Study shows recruiters seek engineering students with leadership experience

January 17, 2017

UNIVERSITY PARK, Pa. — Many engineering students begin their quests for internships, co-ops, or full-time employment during the start of each new semester. To aid students in their venture, Penn State and its academic units hold career fairs throughout the fall and spring semesters. The 2017 College of Engineering spring recruiting event will take place rom 1-6 p.m. on Wednesday, Jan. 25, at the Nittany Lion Inn.

Because of the number of students who attend, these events are busy, making it difficult for individual students to stand out. More than 2,200 students and 300 employers attended the 2015 Penn State Technical Full-Time Recruiting Day held at the Bryce Jordan Center, leaving students with less than one minute to convey their interests in and qualifications for jobs. 

According to a study conducted by the National Association of Colleges and Employers, recruiters are attracted to students who quickly and effectively demonstrate leadership characteristics and technical abilities during busy career fairs.

Penn State’s Engineering Leadership Development (ELD) program decided to explore exactly what recruiters are looking for during career fairs regarding engineering leadership characteristics.

The ELD program offers an undergraduate minor; a one-year, non-thesis Master of Engineering in Engineering Leadership and Innovation Management; and an online graduate certificate in engineering leadership and innovation management. These offerings help students develop the knowledge and skills in engineering leadership that employers are seeking.

For the study, ELD faculty members interviewed career-fair recruiters to better understand the behaviors displayed by successful students in attendance. Faculty members believe the findings from this study may help students better prepare for career fairs offered at Penn State.

They found that employers wanted to hear about experiences with student organizations, internships and co-ops and engineering projects. However, simply listing a project title or involvement in a program is not enough. Employers want to know how these activities help students develop leadership. 

“Students who reflect on their experiences in these activities and talk about how they learned how to effectively lead through them was a continuous theme from the recruiters. Students should include statements in their brief conversation with employers that highlights those skills,” said Meg Handley, associate director of engineering leadership outreach. “An example might be something like ‘During my internship, I led a team that troubleshot a problem with a plant machine. Through this leadership opportunity, I learned that by establishing team cohesiveness where everyone has a voice, and focusing on open communication, I could inspire the team to meet the goals of the project well in advance of the deadline.”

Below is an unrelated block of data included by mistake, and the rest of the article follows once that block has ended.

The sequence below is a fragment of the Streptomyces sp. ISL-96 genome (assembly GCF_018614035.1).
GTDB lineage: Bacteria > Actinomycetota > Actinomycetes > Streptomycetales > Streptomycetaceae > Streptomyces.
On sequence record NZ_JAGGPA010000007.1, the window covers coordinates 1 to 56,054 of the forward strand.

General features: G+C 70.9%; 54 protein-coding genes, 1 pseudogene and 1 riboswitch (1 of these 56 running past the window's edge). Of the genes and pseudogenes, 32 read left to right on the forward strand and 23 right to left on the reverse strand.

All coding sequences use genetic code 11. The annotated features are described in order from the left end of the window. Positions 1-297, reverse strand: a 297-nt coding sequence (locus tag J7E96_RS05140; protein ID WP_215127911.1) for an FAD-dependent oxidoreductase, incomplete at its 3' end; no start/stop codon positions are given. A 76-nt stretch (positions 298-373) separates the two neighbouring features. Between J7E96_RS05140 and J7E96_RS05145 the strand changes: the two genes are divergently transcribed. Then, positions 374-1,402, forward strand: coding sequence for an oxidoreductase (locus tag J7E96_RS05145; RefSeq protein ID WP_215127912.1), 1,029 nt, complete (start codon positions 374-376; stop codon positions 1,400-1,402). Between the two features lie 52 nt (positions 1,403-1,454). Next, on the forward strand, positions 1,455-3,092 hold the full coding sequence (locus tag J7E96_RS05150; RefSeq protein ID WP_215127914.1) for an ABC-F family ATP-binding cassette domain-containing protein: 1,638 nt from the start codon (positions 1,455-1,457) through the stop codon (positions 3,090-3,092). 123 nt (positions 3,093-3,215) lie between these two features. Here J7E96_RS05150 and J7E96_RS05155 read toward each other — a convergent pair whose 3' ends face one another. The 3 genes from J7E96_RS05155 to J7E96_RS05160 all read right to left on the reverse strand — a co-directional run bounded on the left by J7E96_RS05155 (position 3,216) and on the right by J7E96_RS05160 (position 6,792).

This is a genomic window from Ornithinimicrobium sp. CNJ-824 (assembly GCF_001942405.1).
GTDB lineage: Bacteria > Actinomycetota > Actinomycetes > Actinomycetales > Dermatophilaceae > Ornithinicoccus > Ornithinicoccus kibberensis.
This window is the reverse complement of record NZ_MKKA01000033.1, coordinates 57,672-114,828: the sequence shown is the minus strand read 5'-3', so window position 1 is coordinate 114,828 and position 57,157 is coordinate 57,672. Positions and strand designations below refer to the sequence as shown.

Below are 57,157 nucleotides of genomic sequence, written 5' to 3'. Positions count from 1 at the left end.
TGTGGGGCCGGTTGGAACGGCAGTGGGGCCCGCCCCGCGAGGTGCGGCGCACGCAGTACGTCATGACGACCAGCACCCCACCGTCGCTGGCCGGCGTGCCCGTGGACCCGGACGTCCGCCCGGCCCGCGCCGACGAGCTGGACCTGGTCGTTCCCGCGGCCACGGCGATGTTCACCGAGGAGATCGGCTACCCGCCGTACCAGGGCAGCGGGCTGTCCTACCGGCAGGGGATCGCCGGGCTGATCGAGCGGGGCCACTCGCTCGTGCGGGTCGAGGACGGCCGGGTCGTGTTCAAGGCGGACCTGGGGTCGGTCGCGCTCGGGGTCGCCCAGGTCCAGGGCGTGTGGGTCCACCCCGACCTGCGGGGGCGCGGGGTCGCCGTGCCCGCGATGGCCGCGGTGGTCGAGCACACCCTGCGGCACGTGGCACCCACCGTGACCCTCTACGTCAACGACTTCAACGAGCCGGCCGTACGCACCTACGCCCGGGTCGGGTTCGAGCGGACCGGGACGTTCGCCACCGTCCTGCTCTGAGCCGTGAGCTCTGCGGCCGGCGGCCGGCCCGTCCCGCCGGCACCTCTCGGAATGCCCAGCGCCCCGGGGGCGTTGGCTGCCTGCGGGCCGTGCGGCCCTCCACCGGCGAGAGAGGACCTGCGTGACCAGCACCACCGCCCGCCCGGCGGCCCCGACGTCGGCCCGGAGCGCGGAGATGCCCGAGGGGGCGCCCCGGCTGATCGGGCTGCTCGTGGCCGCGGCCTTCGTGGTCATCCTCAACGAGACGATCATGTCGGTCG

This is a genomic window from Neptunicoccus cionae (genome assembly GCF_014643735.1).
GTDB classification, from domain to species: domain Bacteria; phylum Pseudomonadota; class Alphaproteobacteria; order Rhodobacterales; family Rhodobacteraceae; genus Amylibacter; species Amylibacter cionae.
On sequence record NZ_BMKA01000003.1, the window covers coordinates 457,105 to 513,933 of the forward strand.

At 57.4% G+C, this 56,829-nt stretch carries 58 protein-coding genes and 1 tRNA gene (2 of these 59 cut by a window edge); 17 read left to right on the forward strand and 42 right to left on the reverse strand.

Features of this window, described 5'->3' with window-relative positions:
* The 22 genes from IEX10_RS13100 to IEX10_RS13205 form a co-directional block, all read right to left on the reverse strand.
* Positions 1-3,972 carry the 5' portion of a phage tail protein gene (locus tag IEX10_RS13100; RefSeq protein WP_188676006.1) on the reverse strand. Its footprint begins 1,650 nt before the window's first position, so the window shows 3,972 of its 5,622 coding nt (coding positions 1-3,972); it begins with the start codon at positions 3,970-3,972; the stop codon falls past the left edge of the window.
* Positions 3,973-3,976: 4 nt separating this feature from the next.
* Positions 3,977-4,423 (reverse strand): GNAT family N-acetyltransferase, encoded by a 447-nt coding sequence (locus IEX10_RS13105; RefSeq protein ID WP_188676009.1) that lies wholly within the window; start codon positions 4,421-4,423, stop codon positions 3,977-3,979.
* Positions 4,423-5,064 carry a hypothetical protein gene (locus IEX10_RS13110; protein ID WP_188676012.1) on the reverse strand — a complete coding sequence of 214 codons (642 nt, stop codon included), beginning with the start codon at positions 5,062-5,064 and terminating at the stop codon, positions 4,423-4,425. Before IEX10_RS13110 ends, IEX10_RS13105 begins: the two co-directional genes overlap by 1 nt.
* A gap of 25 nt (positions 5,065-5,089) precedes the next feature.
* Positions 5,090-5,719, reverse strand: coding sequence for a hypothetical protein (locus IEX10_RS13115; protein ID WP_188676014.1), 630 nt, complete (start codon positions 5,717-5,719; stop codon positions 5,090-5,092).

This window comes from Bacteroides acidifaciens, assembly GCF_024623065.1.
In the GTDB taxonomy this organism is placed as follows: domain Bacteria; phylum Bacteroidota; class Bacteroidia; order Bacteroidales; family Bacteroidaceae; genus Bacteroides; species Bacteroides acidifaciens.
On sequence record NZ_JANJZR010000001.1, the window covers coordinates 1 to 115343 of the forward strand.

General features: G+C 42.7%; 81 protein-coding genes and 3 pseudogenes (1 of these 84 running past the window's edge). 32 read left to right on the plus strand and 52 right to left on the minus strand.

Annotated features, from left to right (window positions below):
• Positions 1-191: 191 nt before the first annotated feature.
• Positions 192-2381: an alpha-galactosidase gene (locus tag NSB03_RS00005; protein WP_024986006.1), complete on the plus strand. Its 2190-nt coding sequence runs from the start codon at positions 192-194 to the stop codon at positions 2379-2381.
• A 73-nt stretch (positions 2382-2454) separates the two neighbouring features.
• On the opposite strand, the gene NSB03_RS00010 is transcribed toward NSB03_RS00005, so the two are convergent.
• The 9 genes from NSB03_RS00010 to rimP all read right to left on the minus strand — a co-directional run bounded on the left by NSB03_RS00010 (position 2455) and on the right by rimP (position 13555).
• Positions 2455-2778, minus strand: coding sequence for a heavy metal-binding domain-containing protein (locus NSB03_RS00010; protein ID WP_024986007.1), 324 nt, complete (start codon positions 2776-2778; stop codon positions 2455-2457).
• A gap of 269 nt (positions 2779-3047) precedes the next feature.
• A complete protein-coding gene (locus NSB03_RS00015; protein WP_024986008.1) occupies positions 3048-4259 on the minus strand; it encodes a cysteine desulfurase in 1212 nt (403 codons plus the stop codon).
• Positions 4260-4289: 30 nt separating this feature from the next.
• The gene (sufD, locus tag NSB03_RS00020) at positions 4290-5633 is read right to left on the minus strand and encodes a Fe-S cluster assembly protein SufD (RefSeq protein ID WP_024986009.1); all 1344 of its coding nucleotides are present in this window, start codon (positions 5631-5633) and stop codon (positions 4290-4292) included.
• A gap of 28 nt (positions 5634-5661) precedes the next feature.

Faculty also discovered that students who demonstrated engineering leadership at career fairs established a connection with the company by understanding what the company had to offer and relating it to their career goals. Establishing this connection may indicate that a student shows an ability for big-picture thinking, a key leadership characteristic. 

Finally, the study found that recruiters rank confidence as a key behavior that demonstrates leadership. According to recruiters, a confident student will look people in the eye, give a firm handshake, appear calm, and dress professionally. The delivery of a 30-second pitch to the recruiter must be cool, calm and collected. Recruiters stressed that students should practice pitches before career fairs in order to boost confidence.

The ELD program focuses on building key leadership characteristics throughout its curriculum. One classroom activity held every semester in ENGR 408 Leadership Principles, the entry course for the minor, is a mock career fair. This in-class activity gives students an opportunity to practice their pitches to real recruiters who give them feedback. 

“As a former recruiter with both GE and Lockheed, this activity gives students an excellent opportunity to begin thinking and shaping their communication to recruiters based on an understanding of leadership,” Mike Erdman, Walter L. Robb Director of Engineering Leadership Development and instructor of engineering science, said.

Students enrolled in ELD offerings have opportunities to build knowledge and develop key leadership characteristics such as communication, collaboration and problem-solving, through leading technical project teams, working cross-culturally and virtually with partner institutions across the globe, and building self-awareness through assignments and reflections. 

“It isn’t surprising that 15 percent of the recruiters we interviewed specifically noted the ELD program. Students who mentioned their involvement in the ELD program immediately caught their attention as highly qualified and prepared students,” Handley said. 

She added that it is important to share the studies findings with all students, as there are many great programs within the College of Engineering that help to develop the non-technical competencies recruiters are seeking. 

“Students who are able to craft a pitch that demonstrates what they have learned in their experiences, how it connects to the company, and do it with confidence are going to jump to the top of the list during the busy recruiting season,” she said. 

For more information on the ELD program and its offerings, visit



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Last Updated January 19, 2017